Unlined coal ash pits are leaching arsenic, chromium, mercury, lead, cadmium, boron, and other pollutants into rivers, streams and groundwater at every single Duke Energy facility in this state. Under public pressure, Duke Energy has already publicly volunteered to remove ash from the Dan River, Riverbend, Sutton and Asheville facilities.

Put simply, the deal agreed to by legislative leaders amounts, at best, to only a few slices of the full loaf that North Carolinians had (and still have) reason to expect and demand when it comes to safely disposing of this dangerous and amazingly abundant waste product. Rather than ordering Duke to clean up its mess by moving all of the ash to lined landfills away from water supplies (and commanding that it get started ASAP given that the process will take many years under the best of circumstances), lawmakers have essentially agreed to what Duke wanted all along: more study and monitoring in most existing sites.

In fact, the new plan could well result in many of the existing coal ash dumps simply being left where they are (i.e. “capped in place”). This is despite the fact that all of the sites are already leaking poisons in violation of existing state law. To make matters even more objectionable, the legislation does nothing to require Duke to pay for the clean-up and instead lays the groundwork for the cost to be passed onto consumers. Again, here are the folks at Appalachian Voices:

Just as Duke Energy says it has cleaned up the Dan River by removing about 7 percent of the coal ash spilled in February, the legislature is trying to call this a historic cleanup plan when it’s only ensuring cleanup for the four sites Duke already committed to,” said Donna Lisenby, global coal campaign coordinator for Waterkeeper Alliance. “To say it falls short is an understatement.”

The utility posted $609 million in profits this quarter, but has balked at footing the bill for complete excavation and removal of coal ash at all of its sites. The bill would allow Duke Energy to begin raising rates to recoup cleanup costs in as little as five months.

Par for the course

Ultimately, none of this is terribly surprising for a legislature and an administration that have made clear from Day One that they have zero interest in strong environmental protection laws or reining in the abuses of large corporations. Even as the Governor was signaling his approval of the coal ash bill, he was also, by all indications, preparing to approve another compilation of gifts to corporate polluters that was rammed through the General Assembly just a few days before.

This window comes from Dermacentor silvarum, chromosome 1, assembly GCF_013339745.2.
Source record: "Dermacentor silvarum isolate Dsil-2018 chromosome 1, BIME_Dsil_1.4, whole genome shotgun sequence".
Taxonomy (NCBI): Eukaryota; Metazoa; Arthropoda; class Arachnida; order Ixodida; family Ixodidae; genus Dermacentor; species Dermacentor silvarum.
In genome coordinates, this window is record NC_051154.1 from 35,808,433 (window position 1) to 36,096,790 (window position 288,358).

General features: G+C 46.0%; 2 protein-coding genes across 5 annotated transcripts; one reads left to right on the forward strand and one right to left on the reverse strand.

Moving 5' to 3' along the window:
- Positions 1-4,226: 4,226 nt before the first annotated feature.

Moreover, as was noted here last week, there was every incentive for lawmakers and the Governor to simply pass something – anything – and declare victory in order to blunt the criticism of people like Senator Kay Hagan. After all, the coal ash problem is complex and difficult for average voters to get their arms around. Add to this the all-but guaranteed public blessing of cheerleaders in the conservative “think tanks” for any “solution” and it’s a wonder it took so long to do what they did.

The only losers in all of this, of course, are the citizens of North Carolina. They will now have to depend once again on courageous and outgunned nonprofit lawyers, the courts and perhaps the federal government to protect them from being forced to pay Duke’s bills and consume its poisons in their drinking water.

Let’s hope this latest episode inspires the would-be protectors to redouble their efforts.

About the author

Rob Schofield, Director of NC Policy Watch, has three decades of experience as a lawyer, lobbyist, writer and commentator. At Policy Watch, Rob writes and edits daily online commentaries and handles numerous public speaking and electronic media appearances. He also delivers a radio commentary that’s broadcast weekdays on WRAL-FM and WCHL and hosts News and Views, a weekly radio news magazine that airs on multiple stations across North Carolina.